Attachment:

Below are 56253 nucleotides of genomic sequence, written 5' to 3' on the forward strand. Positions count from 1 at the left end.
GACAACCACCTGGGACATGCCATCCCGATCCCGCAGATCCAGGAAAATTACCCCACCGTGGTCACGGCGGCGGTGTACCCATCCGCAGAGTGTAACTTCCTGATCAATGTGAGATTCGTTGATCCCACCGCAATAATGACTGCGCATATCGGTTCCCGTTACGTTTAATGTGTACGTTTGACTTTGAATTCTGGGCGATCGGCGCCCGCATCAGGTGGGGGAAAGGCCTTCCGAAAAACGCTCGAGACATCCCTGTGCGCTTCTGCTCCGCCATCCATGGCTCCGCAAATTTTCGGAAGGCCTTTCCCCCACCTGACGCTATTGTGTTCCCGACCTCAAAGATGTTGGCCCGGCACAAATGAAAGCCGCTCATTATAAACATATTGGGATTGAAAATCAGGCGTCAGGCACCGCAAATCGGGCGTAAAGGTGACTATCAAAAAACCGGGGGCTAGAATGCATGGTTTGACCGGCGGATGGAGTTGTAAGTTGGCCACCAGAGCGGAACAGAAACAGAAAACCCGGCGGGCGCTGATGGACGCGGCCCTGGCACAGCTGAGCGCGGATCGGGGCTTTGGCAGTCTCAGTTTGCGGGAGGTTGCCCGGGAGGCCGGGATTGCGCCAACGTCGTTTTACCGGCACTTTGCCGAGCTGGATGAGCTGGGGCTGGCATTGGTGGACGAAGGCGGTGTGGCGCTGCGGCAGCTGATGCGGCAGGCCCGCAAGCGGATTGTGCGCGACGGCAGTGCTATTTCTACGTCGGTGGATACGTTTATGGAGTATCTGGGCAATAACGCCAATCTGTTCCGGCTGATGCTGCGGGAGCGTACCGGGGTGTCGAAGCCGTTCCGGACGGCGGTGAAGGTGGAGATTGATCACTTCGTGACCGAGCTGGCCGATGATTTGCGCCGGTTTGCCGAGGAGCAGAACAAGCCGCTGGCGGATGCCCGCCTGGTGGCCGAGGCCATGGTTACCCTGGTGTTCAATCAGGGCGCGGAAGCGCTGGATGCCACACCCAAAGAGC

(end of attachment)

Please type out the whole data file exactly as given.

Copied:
Below are 56253 nucleotides of genomic sequence, written 5' to 3' on the forward strand. Positions count from 1 at the left end.
GACAACCACCTGGGACATGCCATCCCGATCCCGCAGATCCAGGAAAATTACCCCACCGTGGTCACGGCGGCGGTGTACCCATCCGCAGAGTGTAACTTCCTGATCAATGTGAGATTCGTTGATCCCACCGCAATAATGACTGCGCATATCGGTTCCCGTTACGTTTAATGTGTACGTTTGACTTTGAATTCTGGGCGATCGGCGCCCGCATCAGGTGGGGGAAAGGCCTTCCGAAAAACGCTCGAGACATCCCTGTGCGCTTCTGCTCCGCCATCCATGGCTCCGCAAATTTTCGGAAGGCCTTTCCCCCACCTGACGCTATTGTGTTCCCGACCTCAAAGATGTTGGCCCGGCACAAATGAAAGCCGCTCATTATAAACATATTGGGATTGAAAATCAGGCGTCAGGCACCGCAAATCGGGCGTAAAGGTGACTATCAAAAAACCGGGGGCTAGAATGCATGGTTTGACCGGCGGATGGAGTTGTAAGTTGGCCACCAGAGCGGAACAGAAACAGAAAACCCGGCGGGCGCTGATGGACGCGGCCCTGGCACAGCTGAGCGCGGATCGGGGCTTTGGCAGTCTCAGTTTGCGGGAGGTTGCCCGGGAGGCCGGGATTGCGCCAACGTCGTTTTACCGGCACTTTGCCGAGCTGGATGAGCTGGGGCTGGCATTGGTGGACGAAGGCGGTGTGGCGCTGCGGCAGCTGATGCGGCAGGCCCGCAAGCGGATTGTGCGCGACGGCAGTGCTATTTCTACGTCGGTGGATACGTTTATGGAGTATCTGGGCAATAACGCCAATCTGTTCCGGCTGATGCTGCGGGAGCGTACCGGGGTGTCGAAGCCGTTCCGGACGGCGGTGAAGGTGGAGATTGATCACTTCGTGACCGAGCTGGCCGATGATTTGCGCCGGTTTGCCGAGGAGCAGAACAAGCCGCTGGCGGATGCCCGCCTGGTGGCCGAGGCCATGGTTACCCTGGTGTTCAATCAGGGCGCGGAAGCGCTGGATGCCACACCCAAAGAGC